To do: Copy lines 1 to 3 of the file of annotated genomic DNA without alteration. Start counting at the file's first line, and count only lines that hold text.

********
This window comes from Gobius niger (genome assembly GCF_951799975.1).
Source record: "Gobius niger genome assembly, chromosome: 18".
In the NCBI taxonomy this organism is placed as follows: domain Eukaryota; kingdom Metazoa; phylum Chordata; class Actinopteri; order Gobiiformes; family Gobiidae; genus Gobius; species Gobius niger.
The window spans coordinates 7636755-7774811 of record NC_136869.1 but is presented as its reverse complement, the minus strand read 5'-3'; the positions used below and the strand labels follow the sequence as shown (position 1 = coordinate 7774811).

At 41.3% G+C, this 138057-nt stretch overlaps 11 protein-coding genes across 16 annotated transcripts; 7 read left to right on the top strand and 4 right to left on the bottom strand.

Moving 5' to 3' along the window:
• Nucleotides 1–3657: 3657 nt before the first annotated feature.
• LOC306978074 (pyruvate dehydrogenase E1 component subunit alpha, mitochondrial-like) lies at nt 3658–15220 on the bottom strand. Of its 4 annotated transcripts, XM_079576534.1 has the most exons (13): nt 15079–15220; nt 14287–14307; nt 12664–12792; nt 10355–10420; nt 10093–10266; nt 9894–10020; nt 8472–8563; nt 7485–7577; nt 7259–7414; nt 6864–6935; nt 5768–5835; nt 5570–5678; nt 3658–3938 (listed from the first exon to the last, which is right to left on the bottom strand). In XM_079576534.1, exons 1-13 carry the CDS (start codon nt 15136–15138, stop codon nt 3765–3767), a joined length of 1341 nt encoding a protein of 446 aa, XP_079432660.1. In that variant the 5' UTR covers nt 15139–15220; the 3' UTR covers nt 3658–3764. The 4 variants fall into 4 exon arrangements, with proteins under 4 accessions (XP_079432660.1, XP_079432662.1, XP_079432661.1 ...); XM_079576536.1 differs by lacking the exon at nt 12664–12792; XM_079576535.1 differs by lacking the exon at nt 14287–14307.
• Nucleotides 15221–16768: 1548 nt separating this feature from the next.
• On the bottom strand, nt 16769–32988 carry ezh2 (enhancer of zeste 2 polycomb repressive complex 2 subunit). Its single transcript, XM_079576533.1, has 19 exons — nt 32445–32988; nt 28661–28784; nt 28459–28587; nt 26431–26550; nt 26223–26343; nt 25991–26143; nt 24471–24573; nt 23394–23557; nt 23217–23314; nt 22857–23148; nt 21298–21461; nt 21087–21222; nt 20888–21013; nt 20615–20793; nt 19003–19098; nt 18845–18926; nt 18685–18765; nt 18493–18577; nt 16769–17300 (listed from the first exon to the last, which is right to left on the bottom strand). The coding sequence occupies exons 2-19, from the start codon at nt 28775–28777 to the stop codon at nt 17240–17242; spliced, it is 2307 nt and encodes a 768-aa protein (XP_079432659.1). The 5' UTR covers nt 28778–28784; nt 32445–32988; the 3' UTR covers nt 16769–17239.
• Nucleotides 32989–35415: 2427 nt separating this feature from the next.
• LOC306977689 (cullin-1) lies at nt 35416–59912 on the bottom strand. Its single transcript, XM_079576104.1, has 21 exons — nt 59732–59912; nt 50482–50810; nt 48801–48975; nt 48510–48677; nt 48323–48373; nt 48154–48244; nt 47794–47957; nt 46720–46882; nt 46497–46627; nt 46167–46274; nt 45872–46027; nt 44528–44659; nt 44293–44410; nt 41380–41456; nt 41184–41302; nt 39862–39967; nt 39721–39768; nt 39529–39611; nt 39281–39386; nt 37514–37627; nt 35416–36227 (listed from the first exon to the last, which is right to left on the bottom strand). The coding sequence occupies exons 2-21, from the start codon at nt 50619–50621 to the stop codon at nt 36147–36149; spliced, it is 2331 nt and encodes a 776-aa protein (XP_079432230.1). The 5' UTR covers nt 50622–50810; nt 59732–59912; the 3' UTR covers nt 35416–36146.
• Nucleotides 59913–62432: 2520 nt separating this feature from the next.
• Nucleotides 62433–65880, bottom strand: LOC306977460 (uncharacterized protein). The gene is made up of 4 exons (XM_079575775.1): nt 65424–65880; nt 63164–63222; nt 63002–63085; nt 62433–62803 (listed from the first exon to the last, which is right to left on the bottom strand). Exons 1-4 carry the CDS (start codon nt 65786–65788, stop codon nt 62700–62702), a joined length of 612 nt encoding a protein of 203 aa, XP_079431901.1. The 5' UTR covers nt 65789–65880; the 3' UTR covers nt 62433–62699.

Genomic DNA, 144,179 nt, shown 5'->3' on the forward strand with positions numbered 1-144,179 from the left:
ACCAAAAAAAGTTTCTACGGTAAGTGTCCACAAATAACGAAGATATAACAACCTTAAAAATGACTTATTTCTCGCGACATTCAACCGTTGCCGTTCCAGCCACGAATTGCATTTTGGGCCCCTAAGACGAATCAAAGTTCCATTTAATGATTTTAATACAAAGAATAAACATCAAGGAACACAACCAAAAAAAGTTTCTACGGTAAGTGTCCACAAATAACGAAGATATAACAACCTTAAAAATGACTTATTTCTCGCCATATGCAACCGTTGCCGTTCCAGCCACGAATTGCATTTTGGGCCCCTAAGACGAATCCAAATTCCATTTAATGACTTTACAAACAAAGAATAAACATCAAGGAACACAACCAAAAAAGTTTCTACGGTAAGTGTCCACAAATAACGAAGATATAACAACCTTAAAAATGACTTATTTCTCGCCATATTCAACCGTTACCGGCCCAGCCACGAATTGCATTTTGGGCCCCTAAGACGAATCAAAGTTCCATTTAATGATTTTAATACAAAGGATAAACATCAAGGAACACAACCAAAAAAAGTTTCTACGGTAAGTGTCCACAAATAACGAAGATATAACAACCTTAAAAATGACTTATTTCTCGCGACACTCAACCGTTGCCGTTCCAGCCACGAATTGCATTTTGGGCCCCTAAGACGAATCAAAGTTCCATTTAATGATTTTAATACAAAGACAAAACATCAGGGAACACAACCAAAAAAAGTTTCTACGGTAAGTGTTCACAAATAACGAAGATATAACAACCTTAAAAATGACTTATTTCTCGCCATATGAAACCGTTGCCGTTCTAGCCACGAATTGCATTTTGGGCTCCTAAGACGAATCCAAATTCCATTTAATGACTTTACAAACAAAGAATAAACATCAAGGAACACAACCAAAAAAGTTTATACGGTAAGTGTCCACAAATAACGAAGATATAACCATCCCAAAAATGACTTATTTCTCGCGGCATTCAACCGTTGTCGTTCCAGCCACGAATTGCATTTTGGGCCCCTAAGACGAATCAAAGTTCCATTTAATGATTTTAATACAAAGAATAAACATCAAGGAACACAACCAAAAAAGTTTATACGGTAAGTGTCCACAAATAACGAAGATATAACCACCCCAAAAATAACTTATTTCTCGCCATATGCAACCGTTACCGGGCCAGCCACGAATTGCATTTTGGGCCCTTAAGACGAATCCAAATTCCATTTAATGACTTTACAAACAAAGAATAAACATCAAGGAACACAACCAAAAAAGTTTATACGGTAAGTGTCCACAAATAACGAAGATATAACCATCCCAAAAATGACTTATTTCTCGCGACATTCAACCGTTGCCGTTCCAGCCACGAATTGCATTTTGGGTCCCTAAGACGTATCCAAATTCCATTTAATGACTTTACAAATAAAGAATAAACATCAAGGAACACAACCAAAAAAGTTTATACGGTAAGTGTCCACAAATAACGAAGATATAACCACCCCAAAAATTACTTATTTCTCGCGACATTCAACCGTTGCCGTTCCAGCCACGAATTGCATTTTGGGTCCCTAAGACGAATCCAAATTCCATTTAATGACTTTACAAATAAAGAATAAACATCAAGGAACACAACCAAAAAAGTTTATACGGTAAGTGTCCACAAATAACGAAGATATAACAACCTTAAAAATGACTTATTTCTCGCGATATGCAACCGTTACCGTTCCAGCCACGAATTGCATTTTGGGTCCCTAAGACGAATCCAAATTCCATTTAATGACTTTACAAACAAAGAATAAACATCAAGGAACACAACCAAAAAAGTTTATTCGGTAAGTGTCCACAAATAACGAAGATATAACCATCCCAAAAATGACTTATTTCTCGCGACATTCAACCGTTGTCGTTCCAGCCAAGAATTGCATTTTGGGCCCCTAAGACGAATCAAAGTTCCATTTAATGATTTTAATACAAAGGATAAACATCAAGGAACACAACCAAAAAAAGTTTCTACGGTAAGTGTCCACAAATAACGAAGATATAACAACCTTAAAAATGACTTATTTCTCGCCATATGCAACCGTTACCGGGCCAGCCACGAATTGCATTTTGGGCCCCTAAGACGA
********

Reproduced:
This window comes from Gobius niger (genome assembly GCF_951799975.1).
Source record: "Gobius niger genome assembly, chromosome: 18".
In the NCBI taxonomy this organism is placed as follows: domain Eukaryota; kingdom Metazoa; phylum Chordata; class Actinopteri; order Gobiiformes; family Gobiidae; genus Gobius; species Gobius niger.